Loading presentation...

Present Remotely

Send the link below via email or IM


Present to your audience

Start remote presentation

  • Invited audience members will follow you as you navigate and present
  • People invited to a presentation do not need a Prezi account
  • This link expires 10 minutes after you close the presentation
  • A maximum of 30 users can follow your presentation
  • Learn more about this feature in our knowledge base article

Do you really want to delete this prezi?

Neither you, nor the coeditors you shared it with will be able to recover it again.


"The Lockless Door" by Robert Frost

English Poetry Project Mrs.Friend - 2 By: Sam Drummond, Vishrut Rao, Mason Allen, and Akira Bai

Mason Allen

on 9 May 2011

Comments (0)

Please log in to add your comment.

Report abuse

Transcript of "The Lockless Door" by Robert Frost

"The Lockless Door" by Robert Frost Robert Frost (1874-1963)
Born March 26, 1874 in San Francisco
4 time Pulitzer Prize winning American poet, teacher and lecturer
Wrote many popular and quoted poems
Suffered devastating losses in his life including the untimely deaths of his father, sister, two of his children, and his wife
With both parents as teachers, young Robert was early on exposed to the world of books, poetry, and reading
Some well known poems of his include: "After Apple-Picking", "The Road Not Taken", "Home Burial", and "Mending Wall" The title “The Lockless Door” represents the open future for not only the speaker, but also the reader. Since the door is lockless anyone may enter, but one has to choose to enter in order to do so. The man in the poem had to finally accept the knock to let it in. Frost tries to show people that everyone has “lockless doors” or open opportunities, and all one has to do to take them is to empty their cage of doubts. Anapestic Dimeter with some lambic and trimeter
4 line stanzas~ Quatrain "The Lockless Door" by Robert Frost

It went many years
But at last came the knock
And I thought of the door
With no lock to lock

I blew out the light
I tip-toed the floor
And raised both hands
In prayer to the door

But the knock came again
My window was wide
I climbed on the sill
And descended outside

Back over the sill
I bade a "Come in"
To whoever the knock
At the door may have been

So at a knock
I emptied my cage
To hide in the world
And alter with age “The Lockless Door” shows the past and the future at the same time, and shows the effect fear has on people. The individual is perhaps tortured or agonized by something of the past. Frost shows this theme when the door is knocked twice. The person in the poem does not open the door, but he acknowledges the knock. These knocks represent the regrets that the individual has had in his past, but also represents the open future the individual has when he accepts the being at the door. When the individual overcame his fear he stands up for the faults of his past and thus freed himself of his fate, “To hide in the world.”(Line 19) Theme T Title T P PARAPHRASE A Attitude The author’s tone beginning the poem is that of anticipation. The speaker had been pressed with an issue for most of his life, and the speaker could no longer ignore the knock. “I blew out the light, I tiptoed the floor.” (Line 5-6). After the speaker is pressed with the knock he attempts to hide. The author creates a mood of fear and question through the attempts to hide from the ever pressing and stressing knock which strikes the door. The reader then is pressed with expectancy, “I bade a ‘Come in.’” (Line 14). The built climax of suspense is soon relieved when the reader learns the speaker has taken a better route than to, “Hide in the world and alter with age,” (Lines 19-20). S Shifts A main shift occurs when the speaker stops searching for ways out of what lays ahead. In lines five and six the speaker does whatever possible in order to not answer the door. “I blew out the light, I tiptoed the floor.” (Line 5-6). However after the second knock, the speaker decides to answer to whatever is calling him and begins to take initiative. The mood shifts from that of fear and apprehension, to relief for finally answering the knock. After many years, a knock finally comes on a door that had no lock. The controller of the door blows out his light and creeps to the door, trying to hide. The man even raises his hands praying because he fears what lies behind the door so much. To the man's horror, the knock comes again. The man notices that his window is wide open, so he climbs onto the sill and looks outside. He leans over the sill and whispers "Come in" to the being outside. The man accepted the knock by allowing it in, and thus freed himself from his fear and denial. The man changed his fate of hiding in the world when he decided to stand up to the knock. C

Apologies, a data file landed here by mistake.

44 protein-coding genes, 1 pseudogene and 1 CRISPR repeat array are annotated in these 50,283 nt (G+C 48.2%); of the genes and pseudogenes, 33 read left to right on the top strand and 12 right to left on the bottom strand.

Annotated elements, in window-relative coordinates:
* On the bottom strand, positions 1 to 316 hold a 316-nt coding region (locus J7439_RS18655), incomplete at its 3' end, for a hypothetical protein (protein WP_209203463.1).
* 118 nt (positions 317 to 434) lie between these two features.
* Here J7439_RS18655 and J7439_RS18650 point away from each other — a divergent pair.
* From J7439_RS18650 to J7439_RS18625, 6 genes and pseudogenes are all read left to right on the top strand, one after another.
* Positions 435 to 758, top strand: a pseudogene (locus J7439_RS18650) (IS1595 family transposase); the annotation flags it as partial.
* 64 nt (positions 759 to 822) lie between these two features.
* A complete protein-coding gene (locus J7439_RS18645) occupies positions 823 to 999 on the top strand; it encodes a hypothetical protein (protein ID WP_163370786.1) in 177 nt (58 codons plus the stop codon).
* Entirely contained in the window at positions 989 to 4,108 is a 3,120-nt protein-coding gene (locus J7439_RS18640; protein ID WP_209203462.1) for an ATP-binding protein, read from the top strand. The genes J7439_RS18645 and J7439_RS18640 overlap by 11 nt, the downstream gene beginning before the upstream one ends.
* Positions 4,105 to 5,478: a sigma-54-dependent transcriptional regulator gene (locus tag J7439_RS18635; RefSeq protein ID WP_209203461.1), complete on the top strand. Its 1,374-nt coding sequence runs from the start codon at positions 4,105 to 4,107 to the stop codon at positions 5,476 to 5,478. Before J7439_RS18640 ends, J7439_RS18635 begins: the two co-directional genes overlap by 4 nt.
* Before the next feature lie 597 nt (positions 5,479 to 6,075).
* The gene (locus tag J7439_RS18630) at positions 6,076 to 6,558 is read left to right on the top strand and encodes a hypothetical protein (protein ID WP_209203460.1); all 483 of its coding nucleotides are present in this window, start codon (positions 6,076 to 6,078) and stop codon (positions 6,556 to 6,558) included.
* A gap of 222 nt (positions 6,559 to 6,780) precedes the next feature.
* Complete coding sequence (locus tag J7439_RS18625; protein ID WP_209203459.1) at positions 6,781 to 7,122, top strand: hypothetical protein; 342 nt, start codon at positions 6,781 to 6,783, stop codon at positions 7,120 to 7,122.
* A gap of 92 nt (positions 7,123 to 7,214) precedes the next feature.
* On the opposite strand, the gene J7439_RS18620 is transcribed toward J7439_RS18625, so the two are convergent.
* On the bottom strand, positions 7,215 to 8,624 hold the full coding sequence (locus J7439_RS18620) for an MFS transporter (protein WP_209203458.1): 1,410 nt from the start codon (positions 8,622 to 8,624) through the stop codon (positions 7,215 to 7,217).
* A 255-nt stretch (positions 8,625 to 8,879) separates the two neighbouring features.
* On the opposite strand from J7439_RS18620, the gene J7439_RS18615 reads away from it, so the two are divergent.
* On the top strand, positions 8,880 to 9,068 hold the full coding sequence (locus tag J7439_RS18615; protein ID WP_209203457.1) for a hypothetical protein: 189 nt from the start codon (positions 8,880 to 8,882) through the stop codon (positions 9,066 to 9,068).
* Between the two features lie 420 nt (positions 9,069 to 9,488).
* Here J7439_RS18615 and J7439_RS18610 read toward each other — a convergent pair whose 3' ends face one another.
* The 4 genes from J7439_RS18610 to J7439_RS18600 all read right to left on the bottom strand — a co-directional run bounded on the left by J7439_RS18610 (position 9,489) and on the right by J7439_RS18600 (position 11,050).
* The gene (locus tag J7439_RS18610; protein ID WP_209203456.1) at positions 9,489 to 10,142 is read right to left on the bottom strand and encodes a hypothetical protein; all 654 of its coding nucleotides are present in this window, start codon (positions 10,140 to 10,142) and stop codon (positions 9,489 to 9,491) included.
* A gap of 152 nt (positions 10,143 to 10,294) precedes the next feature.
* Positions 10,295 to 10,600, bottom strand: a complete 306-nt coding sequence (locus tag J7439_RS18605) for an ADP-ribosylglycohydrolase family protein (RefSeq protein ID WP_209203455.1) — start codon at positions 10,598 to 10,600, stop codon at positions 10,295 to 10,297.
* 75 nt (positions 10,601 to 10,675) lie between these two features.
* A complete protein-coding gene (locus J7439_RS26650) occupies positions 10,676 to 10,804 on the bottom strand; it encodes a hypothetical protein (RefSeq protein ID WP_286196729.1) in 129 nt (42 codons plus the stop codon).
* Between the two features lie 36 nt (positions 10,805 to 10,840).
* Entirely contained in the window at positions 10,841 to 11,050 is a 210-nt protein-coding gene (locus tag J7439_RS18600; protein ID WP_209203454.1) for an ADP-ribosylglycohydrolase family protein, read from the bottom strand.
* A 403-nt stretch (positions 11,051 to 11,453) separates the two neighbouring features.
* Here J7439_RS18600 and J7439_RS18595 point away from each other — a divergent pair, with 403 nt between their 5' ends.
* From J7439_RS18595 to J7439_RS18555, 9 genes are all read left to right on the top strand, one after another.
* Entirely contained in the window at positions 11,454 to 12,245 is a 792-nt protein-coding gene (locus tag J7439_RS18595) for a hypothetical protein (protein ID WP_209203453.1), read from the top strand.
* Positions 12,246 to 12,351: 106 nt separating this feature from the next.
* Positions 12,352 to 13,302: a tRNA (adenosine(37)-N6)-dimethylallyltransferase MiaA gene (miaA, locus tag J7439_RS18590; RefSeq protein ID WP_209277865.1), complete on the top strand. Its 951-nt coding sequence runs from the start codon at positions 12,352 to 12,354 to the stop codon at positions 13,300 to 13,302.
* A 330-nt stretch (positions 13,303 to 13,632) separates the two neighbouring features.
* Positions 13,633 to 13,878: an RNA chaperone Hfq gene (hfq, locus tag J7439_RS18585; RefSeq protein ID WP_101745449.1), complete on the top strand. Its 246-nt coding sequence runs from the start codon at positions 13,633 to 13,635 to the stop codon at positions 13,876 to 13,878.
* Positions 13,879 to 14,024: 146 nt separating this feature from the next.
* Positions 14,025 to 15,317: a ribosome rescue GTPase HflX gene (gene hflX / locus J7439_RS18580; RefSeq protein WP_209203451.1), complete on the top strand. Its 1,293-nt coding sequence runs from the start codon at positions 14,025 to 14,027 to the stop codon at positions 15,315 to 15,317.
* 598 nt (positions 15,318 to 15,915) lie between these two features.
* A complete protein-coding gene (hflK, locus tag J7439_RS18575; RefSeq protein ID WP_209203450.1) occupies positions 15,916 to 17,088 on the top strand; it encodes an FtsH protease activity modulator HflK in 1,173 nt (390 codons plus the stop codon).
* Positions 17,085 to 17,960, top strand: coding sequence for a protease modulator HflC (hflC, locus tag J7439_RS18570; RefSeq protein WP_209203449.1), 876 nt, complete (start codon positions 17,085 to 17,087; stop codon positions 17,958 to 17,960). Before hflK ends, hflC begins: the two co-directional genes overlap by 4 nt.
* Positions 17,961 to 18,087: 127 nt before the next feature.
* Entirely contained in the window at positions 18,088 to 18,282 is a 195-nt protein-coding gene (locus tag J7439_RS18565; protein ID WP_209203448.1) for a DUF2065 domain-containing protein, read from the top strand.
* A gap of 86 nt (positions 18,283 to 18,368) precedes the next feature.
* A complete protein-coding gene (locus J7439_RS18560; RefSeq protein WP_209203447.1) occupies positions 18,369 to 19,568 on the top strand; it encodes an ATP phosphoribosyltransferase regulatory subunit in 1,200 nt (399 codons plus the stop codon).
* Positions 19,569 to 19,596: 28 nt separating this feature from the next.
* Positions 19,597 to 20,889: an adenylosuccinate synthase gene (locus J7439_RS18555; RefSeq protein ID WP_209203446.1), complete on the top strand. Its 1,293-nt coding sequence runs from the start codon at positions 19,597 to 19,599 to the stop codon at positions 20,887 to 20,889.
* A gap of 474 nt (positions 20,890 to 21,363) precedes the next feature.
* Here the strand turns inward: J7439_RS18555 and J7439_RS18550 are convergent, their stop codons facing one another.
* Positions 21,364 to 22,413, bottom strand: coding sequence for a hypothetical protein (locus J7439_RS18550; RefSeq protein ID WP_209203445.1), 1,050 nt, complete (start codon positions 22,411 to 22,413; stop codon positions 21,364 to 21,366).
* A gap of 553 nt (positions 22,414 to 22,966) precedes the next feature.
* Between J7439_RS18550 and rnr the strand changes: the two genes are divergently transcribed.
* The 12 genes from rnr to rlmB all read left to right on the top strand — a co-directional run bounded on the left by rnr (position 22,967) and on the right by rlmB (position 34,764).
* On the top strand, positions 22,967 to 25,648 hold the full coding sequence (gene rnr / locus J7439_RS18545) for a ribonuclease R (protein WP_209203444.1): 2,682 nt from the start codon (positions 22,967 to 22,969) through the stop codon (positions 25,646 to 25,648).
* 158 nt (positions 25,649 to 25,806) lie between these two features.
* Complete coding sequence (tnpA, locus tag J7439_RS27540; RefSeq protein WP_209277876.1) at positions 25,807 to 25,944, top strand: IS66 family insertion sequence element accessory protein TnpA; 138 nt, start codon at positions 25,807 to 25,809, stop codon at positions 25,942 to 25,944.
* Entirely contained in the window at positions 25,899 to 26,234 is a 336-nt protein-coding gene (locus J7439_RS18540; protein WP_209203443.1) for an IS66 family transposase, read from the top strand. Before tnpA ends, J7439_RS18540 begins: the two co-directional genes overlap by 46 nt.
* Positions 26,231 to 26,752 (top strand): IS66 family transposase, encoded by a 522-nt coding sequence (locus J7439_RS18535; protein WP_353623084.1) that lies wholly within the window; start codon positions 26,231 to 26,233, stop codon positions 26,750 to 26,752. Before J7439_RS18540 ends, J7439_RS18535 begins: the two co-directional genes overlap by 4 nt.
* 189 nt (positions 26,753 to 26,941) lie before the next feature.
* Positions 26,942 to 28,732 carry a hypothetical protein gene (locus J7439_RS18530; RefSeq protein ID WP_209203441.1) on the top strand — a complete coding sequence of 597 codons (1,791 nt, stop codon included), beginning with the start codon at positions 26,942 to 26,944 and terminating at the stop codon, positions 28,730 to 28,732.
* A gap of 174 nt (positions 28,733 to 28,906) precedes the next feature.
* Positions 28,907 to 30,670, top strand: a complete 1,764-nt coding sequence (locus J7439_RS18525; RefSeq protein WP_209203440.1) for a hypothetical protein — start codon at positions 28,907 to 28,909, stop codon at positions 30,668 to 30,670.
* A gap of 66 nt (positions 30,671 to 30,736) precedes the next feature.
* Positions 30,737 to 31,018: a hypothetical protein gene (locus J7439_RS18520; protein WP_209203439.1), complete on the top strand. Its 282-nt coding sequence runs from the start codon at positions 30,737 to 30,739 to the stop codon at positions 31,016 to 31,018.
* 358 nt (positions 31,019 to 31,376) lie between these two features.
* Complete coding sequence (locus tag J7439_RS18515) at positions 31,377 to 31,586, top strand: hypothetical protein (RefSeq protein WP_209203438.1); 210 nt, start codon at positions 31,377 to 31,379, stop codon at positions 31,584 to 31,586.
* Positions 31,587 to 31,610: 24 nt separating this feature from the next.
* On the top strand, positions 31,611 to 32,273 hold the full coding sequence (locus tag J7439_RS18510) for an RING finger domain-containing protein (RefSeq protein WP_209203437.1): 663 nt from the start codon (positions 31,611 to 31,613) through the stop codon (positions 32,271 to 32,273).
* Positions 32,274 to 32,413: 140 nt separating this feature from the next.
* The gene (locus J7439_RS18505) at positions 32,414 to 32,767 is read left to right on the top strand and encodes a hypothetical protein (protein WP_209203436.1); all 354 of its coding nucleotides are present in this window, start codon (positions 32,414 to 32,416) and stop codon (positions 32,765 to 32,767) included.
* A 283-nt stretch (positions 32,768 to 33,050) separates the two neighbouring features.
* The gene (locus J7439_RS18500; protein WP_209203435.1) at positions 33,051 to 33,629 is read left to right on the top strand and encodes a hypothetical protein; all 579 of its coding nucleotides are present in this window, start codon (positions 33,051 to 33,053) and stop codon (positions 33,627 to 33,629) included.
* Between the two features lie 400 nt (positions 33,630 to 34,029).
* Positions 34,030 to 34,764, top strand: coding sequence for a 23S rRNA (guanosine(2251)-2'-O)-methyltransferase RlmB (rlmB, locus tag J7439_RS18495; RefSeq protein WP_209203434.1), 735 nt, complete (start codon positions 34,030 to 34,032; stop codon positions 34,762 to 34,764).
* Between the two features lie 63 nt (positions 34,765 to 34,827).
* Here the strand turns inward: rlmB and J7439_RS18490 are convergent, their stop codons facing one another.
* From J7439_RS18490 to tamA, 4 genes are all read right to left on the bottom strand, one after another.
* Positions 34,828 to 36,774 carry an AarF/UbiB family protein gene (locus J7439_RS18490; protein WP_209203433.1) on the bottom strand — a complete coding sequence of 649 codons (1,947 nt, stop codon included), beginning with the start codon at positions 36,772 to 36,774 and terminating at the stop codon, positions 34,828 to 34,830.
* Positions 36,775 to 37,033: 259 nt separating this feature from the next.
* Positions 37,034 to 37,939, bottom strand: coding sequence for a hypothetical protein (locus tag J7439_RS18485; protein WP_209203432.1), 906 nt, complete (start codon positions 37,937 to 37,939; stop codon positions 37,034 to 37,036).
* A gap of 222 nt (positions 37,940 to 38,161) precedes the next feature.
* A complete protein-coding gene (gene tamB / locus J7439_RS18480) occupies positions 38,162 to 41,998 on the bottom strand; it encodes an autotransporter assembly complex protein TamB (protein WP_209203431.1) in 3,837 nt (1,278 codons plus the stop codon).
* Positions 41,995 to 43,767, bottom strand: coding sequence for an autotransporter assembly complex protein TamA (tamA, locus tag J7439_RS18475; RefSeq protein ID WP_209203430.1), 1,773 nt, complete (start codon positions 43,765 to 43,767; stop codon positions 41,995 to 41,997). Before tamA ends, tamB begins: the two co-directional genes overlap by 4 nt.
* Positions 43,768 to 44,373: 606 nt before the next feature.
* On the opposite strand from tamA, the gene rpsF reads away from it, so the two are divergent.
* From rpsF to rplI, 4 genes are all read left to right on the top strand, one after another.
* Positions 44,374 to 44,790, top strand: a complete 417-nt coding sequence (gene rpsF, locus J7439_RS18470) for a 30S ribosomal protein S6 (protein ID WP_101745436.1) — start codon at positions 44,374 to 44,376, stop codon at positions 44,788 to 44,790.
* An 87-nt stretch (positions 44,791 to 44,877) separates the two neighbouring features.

Connotation -Imagery: "My window was wide" (line 10)
-Figures of Speech:
The recurring knock can be visualized as a certain truth or discovery that the man continues to deny. Not until the knock has presented itself multiple times, “But the knock came again,”(Line 9) did the man finally accept the knock.
"I emptied my cage" (line 18)
The cage represents his mind, relinquishing itself of all fear and denial
"And raised both hands in prayer to the door" (line 7-8)
The man turns to religion to give him a reason not to accept the knock.
-Diction: "tiptoed the floor" (line 6)
"And raised both hands in prayer to the door" (line 7-8)
Both convey fear and the attitude of the man toward the knock.
-Point of view: First Person
-Sound devices:
alliteration- "My window was wide" (line 10)
"And alter with age" (line 20)
onomatopoeia- "knock" T Title The Title of Robert Frost’s Poem, “The Lockless Door”, seems to imply an open gateway to something unknown. The character must choose to go through the door in order to find what he is truly hidden from.
Full transcript